It usually has to be really cold for me to properly appreciate Brussels sprouts.  And it's really cold right now in the Pacific Northwest.  Coldest it's been in three years.  So cold, the market manager closed the Hillsdale Market in Portland last Sunday.  They do get wind gusts there.

But they didn't close the U-District market and on Saturday I bundled up and went looking for some sprouts.

I wasn't disappointed.  Well maybe a little because it was so cold my hands froze, but when I came home, everyone was happy, even my Cooking Assistant.

I looked for rice-Brussels spouts casserole online and couldn't find exactly what I was looking for.  So I created what I imagined and figured I could just add the cooked sprouts to the rice when I was done.

I did find these crispy lemon roasted Brussels sprouts.   But the recipe was too simple and it was something I'd normally do.  I also found this one for smoky shredded sprouts, but all that shredding seemed like too much work, especially when I had gotten mostly small sprouts, which I think are more tender than the big one.  I liked the idea of smoked paprika, but I also imagined a mustard flavor and maybe some balsamic vinegar or a berry wine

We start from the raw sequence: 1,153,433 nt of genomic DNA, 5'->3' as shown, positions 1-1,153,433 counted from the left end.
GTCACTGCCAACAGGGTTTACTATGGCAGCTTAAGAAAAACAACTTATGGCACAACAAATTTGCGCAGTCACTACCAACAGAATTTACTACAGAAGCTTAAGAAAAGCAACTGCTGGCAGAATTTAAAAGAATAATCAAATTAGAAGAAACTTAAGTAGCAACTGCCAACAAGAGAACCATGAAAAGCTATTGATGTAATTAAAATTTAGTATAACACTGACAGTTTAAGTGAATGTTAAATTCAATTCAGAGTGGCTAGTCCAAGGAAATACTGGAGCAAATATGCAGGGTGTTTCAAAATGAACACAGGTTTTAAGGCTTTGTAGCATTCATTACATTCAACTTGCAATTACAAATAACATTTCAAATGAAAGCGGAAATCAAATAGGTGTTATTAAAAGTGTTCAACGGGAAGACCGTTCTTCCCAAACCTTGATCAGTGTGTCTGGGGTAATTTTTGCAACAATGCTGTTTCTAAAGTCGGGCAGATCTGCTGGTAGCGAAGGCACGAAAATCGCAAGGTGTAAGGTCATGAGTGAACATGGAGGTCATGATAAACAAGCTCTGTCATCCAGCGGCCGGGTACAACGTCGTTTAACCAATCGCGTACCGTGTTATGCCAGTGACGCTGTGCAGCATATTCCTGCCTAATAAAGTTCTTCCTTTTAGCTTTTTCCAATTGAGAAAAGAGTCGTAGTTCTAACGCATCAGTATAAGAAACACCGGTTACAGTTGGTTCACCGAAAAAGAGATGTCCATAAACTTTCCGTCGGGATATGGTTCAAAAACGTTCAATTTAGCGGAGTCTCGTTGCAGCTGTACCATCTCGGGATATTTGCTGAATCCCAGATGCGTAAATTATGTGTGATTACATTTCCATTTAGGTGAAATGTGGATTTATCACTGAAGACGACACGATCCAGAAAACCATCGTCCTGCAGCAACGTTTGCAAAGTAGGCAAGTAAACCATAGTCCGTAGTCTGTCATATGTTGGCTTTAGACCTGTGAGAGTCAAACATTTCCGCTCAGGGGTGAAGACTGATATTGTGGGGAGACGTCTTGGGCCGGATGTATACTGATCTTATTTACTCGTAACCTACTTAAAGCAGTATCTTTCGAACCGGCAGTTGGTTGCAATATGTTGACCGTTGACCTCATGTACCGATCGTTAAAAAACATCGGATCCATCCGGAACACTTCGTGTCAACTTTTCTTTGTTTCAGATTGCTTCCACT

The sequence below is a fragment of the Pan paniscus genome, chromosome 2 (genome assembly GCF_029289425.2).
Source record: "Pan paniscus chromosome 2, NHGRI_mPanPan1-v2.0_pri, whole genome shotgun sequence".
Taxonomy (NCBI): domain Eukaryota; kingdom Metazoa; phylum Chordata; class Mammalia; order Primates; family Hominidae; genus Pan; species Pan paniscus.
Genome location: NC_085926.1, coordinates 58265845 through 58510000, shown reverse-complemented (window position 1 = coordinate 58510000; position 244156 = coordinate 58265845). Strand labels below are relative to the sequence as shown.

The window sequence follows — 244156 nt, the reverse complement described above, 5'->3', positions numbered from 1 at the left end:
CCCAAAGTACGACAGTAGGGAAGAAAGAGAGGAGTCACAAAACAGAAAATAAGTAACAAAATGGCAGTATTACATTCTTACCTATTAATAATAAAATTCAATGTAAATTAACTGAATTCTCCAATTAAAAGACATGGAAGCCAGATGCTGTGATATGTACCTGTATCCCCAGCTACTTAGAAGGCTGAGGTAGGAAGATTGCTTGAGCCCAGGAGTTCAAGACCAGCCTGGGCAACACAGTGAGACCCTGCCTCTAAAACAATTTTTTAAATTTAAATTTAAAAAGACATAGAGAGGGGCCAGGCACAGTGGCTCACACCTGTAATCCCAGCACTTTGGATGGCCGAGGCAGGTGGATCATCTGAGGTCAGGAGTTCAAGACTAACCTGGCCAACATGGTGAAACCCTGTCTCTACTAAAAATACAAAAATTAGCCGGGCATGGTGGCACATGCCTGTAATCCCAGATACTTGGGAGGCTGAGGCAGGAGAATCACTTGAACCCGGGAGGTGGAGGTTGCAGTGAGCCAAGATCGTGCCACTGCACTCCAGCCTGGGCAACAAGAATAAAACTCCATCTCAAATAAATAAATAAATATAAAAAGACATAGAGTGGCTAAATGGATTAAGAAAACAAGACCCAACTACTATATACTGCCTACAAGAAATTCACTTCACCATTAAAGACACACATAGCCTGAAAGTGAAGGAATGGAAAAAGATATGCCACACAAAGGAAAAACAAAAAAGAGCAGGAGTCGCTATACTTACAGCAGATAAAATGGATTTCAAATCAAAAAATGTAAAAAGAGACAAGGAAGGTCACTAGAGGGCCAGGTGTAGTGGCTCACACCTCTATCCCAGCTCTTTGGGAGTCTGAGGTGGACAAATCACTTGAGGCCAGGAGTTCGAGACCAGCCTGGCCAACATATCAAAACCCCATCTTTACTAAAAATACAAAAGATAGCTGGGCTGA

When buying at the market be sure to check all vendors to see which sprouts look the best and which ones fit into your budget.

Last Saturday the offered evergreens, ball ornaments and ribbons to make swags.  I love the color and glitter of the season!  And who doesn't like the scent of evergreen trees?

I bought my sprouts form Willie Greens and Nash's.

I got the shiitaki mushrooms from Sno-Valley

And I had some tayberry wine from Rockridge Orchards.

Use your own local favorites.

Some people grow them here, but bringing lemons inside when it's so cold doesn't appeal to me. 

Roasted Brussels Sprouts with Shiitake Mushrooms and Mustard-Lemon Vinaigrette
(Serves 4)
This is a great all-round side dish that can go with most any main dish.

Juice of 1 Meyer lemon, (about 1/4 cup juice)
Zest of 1 Meyer lemon
1 teaspoon spicy Dijon mustard
1 teaspoon sugar or agave nectar
1/4 teaspoon freshly ground black pepper